New efforts to rescue digital TV licensees

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national April 01, 2018 01:00

By WICHIT CHAITRONG
THE NATION

NBTC TO SEND ANOTHER PROPOSAL TO WISSANU AFTER PM REFUSES TO USE HIS SPECIAL POWERS

THE National Broadcasting and Telecommunications Commission (NBTC) has vowed to push forward a rescue package to help lift the financial burden on digital television licence holders. This follows the refusal on Tuesday by General Prayut Chan-o-cha, in his capacity as leader of the National Council for Peace and Order (NCPO), to use his special powers under Article 44 of the interim constitution to help the embattled broadcasters.

“The NBTC’s priority is to solve the problem of digital TV,” Takorn Tantasith, secretary-general of the NBTC, said yesterday at a forum at Thai PBS headquarters on how the local press can survive in the digital era.

He said that the NBTC would take a proposal back to Deputy Prime Minister Wissanu Krea-ngam, who is chairman of a committee responsible for the issue, next week. It would then be up to Wissanu whether he takes the proposal to Prayut.

 Takorn said he was confident that the proposal to assist the licence holders was in the best interests of the country. However, Prayut has said he wants the NBTC to explain how the public would benefit.

Critics objected to a previous rescue package presented to Prayut, which also included financial relief for telecoms operators. The proposal to assist digital TV broadcasters includes a three-year debt moratorium on unpaid licence fees and 50 per cent reduction in ground network fees for 24 months.

Takorn said he actually did not want Prayut to invoke Article 44; he wanted the National Legislative Assembly (NLA) to make a change to the NBTC law to allow the resale of digital TV licences. This would permanently solve the issue. The proposed amendment to the NBTC law is pending NLA scrutiny.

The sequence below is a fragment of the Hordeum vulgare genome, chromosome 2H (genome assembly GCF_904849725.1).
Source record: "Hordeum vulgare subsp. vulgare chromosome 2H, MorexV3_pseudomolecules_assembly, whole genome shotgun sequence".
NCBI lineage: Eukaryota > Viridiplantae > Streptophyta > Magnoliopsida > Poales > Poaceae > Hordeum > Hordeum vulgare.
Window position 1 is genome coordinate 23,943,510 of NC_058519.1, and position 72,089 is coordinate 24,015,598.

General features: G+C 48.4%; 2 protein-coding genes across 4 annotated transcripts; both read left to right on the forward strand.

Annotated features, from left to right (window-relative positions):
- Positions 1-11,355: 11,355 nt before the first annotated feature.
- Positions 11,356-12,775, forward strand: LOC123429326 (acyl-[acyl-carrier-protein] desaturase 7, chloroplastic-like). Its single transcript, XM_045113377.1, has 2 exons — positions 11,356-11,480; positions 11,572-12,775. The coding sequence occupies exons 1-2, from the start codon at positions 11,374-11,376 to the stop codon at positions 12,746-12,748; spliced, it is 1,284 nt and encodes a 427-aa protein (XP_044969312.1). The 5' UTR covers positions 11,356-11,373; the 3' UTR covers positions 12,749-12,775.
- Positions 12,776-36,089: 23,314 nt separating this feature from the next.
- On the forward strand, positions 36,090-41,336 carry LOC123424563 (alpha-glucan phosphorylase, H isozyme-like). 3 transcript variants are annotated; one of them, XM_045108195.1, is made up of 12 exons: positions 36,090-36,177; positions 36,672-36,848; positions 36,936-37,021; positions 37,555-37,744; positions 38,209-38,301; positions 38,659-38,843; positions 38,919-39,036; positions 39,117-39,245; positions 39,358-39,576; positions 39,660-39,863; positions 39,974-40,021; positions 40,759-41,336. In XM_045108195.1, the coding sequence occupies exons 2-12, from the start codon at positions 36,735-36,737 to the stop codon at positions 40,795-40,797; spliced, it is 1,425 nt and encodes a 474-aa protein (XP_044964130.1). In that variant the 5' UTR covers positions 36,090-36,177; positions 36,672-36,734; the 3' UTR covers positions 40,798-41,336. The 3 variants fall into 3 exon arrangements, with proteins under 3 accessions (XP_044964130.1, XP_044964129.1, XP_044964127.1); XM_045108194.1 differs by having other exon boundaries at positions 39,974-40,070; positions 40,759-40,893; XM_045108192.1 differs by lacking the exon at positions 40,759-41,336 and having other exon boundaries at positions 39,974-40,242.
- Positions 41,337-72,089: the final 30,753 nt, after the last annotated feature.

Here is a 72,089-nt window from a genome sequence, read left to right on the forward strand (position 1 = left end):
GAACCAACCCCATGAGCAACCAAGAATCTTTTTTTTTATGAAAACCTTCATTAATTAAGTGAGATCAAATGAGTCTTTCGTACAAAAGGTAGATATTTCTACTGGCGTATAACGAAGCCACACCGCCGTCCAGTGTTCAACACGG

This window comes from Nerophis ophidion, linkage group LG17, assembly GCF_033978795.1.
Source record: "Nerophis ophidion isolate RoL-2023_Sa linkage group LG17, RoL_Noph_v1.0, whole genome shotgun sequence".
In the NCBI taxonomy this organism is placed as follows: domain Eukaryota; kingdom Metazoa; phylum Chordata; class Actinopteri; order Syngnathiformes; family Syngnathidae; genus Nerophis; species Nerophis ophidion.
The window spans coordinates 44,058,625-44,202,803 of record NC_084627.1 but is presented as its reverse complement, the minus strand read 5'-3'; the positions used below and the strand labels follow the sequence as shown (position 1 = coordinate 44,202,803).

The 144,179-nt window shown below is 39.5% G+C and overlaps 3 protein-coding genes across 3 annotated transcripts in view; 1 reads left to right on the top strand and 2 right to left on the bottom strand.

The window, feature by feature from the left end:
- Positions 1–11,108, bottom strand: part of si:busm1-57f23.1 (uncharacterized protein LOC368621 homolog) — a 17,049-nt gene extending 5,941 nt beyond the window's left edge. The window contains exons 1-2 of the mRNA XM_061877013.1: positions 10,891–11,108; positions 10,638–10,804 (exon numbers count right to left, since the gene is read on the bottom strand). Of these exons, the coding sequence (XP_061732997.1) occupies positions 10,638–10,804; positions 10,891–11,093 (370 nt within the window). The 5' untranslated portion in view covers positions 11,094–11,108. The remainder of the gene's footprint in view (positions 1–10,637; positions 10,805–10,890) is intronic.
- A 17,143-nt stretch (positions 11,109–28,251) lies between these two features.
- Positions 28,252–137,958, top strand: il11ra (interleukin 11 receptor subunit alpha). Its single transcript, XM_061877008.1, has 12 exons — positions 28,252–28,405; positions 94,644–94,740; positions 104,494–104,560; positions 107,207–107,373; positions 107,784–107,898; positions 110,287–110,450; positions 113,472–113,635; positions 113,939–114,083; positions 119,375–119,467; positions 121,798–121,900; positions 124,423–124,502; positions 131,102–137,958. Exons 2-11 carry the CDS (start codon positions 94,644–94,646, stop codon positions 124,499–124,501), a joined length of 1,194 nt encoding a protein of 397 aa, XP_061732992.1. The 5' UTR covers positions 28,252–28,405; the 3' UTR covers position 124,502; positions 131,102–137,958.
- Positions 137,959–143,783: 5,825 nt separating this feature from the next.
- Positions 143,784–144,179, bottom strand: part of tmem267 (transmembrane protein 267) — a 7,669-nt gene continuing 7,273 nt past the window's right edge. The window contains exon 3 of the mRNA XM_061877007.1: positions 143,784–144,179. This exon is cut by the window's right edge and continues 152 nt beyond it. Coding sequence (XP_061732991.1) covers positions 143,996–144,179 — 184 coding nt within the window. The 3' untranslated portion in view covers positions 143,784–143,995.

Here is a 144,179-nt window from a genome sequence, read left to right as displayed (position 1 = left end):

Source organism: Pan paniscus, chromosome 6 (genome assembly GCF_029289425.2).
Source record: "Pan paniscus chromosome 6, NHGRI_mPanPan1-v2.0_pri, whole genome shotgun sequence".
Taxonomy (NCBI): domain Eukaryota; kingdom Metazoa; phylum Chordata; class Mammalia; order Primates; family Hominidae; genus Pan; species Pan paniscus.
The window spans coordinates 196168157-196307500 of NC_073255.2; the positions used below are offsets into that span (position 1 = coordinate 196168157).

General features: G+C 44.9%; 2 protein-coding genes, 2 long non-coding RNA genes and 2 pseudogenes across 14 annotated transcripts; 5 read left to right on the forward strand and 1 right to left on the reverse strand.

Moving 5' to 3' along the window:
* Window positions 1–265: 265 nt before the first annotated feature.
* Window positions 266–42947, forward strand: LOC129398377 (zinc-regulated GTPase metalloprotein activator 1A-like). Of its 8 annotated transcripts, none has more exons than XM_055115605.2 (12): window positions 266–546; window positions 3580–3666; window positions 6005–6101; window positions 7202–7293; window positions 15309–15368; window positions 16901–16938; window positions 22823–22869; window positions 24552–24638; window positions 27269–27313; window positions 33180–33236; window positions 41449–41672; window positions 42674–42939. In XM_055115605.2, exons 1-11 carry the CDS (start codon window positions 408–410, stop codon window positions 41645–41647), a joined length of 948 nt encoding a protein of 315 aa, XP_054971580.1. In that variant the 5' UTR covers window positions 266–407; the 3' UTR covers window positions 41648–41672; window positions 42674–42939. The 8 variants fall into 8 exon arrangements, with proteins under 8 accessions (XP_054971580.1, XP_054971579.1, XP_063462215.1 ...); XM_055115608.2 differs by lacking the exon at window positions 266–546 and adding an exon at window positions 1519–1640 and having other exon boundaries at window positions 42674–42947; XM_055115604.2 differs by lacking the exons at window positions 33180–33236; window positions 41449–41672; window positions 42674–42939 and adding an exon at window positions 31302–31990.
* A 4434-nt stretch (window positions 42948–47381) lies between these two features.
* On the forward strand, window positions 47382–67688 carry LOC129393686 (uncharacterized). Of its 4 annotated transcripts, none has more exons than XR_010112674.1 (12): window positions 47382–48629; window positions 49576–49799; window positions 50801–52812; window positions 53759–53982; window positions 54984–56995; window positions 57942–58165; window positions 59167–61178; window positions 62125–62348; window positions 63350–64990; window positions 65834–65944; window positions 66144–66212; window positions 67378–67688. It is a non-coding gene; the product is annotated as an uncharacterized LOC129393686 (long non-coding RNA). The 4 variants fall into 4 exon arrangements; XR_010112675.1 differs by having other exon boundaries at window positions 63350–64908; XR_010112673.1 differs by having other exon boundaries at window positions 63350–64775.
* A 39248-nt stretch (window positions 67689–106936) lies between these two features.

He said TV broadcasters had already paid licence fees of Bt34 billion, or 68 per cent of the total cost. New investors might be willing to shoulder the remaining cost of 32 per cent if licences could change hands without legal constraint. New investors may think it a good investment, as the remaining digital TV concession period of 11 years is an incentive.

The current law allows the entry of new shareholders to a company that has a digital TV licence, but does not allow licences to change hands between firms.

Takorn also said the NBTC wants to change the way of bidding on digital TV licences or mobile phone spectrum, as the previous system relied too much on pricing, with the highest bidder always winning the licence. The new bidding procedure should rely on other factors such as best interests of the public.

“It should be a hybrid bidding system taking into account pricing and public interest,” Takorn said, noting that many countries had adopted this approach.

Meanwhile, Triruj Navamarat, president of the Media Agency Association of Thailand, said at the same forum that advertising spending is expected to grow 4 per cent this year.

Last year’s total advertising spending was Bt101 billion and, of this, half was spent on TV ads. Among digital TV broadcasters, channel 3 and channel 7 received about 70-80 per cent of the TV ads spending. Triruj suggested that those TV broadcasters who were not among the top 10 might need to improve their marketing.

 

Source :  The NATION

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